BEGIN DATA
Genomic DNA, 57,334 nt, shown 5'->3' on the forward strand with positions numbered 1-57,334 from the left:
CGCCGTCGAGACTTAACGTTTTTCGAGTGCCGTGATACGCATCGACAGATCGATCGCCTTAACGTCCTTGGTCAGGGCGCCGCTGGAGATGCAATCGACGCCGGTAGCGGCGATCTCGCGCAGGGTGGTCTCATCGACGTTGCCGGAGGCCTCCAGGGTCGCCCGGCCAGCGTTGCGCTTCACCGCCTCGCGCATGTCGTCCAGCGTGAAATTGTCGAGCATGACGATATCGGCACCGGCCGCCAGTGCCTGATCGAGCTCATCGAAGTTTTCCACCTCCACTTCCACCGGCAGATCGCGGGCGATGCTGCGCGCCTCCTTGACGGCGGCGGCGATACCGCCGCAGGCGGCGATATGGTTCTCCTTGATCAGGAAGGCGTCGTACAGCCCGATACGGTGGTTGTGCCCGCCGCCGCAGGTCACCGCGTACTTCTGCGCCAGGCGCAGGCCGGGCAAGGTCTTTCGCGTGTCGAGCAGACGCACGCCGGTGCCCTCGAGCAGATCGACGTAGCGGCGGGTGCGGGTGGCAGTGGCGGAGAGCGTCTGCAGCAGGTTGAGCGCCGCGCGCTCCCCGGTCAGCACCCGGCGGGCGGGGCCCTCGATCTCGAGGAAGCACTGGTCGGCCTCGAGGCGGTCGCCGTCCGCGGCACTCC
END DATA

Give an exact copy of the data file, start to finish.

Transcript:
Genomic DNA, 57,334 nt, shown 5'->3' on the forward strand with positions numbered 1-57,334 from the left:
CGCCGTCGAGACTTAACGTTTTTCGAGTGCCGTGATACGCATCGACAGATCGATCGCCTTAACGTCCTTGGTCAGGGCGCCGCTGGAGATGCAATCGACGCCGGTAGCGGCGATCTCGCGCAGGGTGGTCTCATCGACGTTGCCGGAGGCCTCCAGGGTCGCCCGGCCAGCGTTGCGCTTCACCGCCTCGCGCATGTCGTCCAGCGTGAAATTGTCGAGCATGACGATATCGGCACCGGCCGCCAGTGCCTGATCGAGCTCATCGAAGTTTTCCACCTCCACTTCCACCGGCAGATCGCGGGCGATGCTGCGCGCCTCCTTGACGGCGGCGGCGATACCGCCGCAGGCGGCGATATGGTTCTCCTTGATCAGGAAGGCGTCGTACAGCCCGATACGGTGGTTGTGCCCGCCGCCGCAGGTCACCGCGTACTTCTGCGCCAGGCGCAGGCCGGGCAAGGTCTTTCGCGTGTCGAGCAGACGCACGCCGGTGCCCTCGAGCAGATCGACGTAGCGGCGGGTGCGGGTGGCAGTGGCGGAGAGCGTCTGCAGCAGGTTGAGCGCCGCGCGCTCCCCGGTCAGCACCCGGCGGGCGGGGCCCTCGATCTCGAGGAAGCACTGGTCGGCCTCGAGGCGGTCGCCGTCCGCGGCACTCC